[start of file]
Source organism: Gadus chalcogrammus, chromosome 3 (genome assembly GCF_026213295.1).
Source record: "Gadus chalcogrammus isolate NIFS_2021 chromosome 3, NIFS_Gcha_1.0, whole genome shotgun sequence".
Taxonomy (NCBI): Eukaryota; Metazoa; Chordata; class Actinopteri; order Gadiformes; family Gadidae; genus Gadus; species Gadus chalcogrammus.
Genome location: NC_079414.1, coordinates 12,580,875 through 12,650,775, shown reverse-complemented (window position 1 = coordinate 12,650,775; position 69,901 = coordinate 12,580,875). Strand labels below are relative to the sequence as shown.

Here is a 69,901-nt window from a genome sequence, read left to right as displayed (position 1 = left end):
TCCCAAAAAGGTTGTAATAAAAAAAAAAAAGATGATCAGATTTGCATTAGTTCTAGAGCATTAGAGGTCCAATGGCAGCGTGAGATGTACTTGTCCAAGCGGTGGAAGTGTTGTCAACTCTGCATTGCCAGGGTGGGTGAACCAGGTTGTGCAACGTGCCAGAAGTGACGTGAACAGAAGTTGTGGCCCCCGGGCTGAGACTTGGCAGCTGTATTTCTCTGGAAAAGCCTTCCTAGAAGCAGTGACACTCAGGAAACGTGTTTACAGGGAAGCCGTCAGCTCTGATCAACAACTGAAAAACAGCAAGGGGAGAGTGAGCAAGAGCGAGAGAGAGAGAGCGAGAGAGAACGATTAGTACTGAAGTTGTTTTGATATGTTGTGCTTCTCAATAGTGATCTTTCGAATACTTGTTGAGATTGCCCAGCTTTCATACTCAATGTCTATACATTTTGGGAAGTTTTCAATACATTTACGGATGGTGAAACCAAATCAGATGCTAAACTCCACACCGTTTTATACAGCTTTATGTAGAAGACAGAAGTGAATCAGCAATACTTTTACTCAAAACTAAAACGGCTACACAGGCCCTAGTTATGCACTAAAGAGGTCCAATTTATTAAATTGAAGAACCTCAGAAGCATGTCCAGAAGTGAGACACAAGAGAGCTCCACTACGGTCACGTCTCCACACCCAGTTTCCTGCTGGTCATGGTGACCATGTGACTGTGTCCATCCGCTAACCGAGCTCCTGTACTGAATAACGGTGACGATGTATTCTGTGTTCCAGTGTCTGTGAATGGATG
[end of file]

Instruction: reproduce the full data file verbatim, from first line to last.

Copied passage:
Source organism: Gadus chalcogrammus, chromosome 3 (genome assembly GCF_026213295.1).
Source record: "Gadus chalcogrammus isolate NIFS_2021 chromosome 3, NIFS_Gcha_1.0, whole genome shotgun sequence".
Taxonomy (NCBI): Eukaryota; Metazoa; Chordata; class Actinopteri; order Gadiformes; family Gadidae; genus Gadus; species Gadus chalcogrammus.
Genome location: NC_079414.1, coordinates 12,580,875 through 12,650,775, shown reverse-complemented (window position 1 = coordinate 12,650,775; position 69,901 = coordinate 12,580,875). Strand labels below are relative to the sequence as shown.

Here is a 69,901-nt window from a genome sequence, read left to right as displayed (position 1 = left end):
TCCCAAAAAGGTTGTAATAAAAAAAAAAAAGATGATCAGATTTGCATTAGTTCTAGAGCATTAGAGGTCCAATGGCAGCGTGAGATGTACTTGTCCAAGCGGTGGAAGTGTTGTCAACTCTGCATTGCCAGGGTGGGTGAACCAGGTTGTGCAACGTGCCAGAAGTGACGTGAACAGAAGTTGTGGCCCCCGGGCTGAGACTTGGCAGCTGTATTTCTCTGGAAAAGCCTTCCTAGAAGCAGTGACACTCAGGAAACGTGTTTACAGGGAAGCCGTCAGCTCTGATCAACAACTGAAAAACAGCAAGGGGAGAGTGAGCAAGAGCGAGAGAGAGAGAGCGAGAGAGAACGATTAGTACTGAAGTTGTTTTGATATGTTGTGCTTCTCAATAGTGATCTTTCGAATACTTGTTGAGATTGCCCAGCTTTCATACTCAATGTCTATACATTTTGGGAAGTTTTCAATACATTTACGGATGGTGAAACCAAATCAGATGCTAAACTCCACACCGTTTTATACAGCTTTATGTAGAAGACAGAAGTGAATCAGCAATACTTTTACTCAAAACTAAAACGGCTACACAGGCCCTAGTTATGCACTAAAGAGGTCCAATTTATTAAATTGAAGAACCTCAGAAGCATGTCCAGAAGTGAGACACAAGAGAGCTCCACTACGGTCACGTCTCCACACCCAGTTTCCTGCTGGTCATGGTGACCATGTGACTGTGTCCATCCGCTAACCGAGCTCCTGTACTGAATAACGGTGACGATGTATTCTGTGTTCCAGTGTCTGTGAATGGATG